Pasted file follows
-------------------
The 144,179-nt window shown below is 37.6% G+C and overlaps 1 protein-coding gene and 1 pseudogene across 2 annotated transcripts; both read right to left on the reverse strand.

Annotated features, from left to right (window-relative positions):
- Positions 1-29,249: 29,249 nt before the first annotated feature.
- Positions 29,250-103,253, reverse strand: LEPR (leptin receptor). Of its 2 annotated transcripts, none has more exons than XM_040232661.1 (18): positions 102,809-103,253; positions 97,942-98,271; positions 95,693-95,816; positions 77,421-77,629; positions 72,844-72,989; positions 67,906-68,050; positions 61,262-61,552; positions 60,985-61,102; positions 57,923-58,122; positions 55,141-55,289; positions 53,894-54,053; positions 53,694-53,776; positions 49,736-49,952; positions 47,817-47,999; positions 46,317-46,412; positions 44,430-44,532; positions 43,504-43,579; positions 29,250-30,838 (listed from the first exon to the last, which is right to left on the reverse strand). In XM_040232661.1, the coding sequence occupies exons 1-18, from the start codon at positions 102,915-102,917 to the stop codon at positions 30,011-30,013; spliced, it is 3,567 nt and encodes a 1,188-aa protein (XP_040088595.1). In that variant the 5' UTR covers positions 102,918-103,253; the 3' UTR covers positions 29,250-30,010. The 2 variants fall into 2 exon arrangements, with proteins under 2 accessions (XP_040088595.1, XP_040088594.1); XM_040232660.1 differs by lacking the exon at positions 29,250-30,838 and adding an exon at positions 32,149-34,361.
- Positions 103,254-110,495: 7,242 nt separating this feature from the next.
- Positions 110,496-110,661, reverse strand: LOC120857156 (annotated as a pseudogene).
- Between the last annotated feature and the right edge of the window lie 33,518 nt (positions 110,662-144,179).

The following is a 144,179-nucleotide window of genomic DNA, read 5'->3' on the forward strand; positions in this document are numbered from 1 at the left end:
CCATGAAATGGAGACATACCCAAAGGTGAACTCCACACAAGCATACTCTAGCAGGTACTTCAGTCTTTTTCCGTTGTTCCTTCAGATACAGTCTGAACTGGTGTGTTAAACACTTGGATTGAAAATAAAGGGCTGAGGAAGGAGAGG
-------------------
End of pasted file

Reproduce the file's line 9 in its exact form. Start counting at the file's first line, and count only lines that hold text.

CCATGAAATGGAGACATACCCAAAGGTGAACTCCACACAAGCATACTCTAGCAGGTACTTCAGTCTTTTTCCGTTGTTCCTTCAGATACAGTCTGAACTGGTGTGTTAAACACTTGGATTGAAAATAAAGGGCTGAGGAAGGAGAGG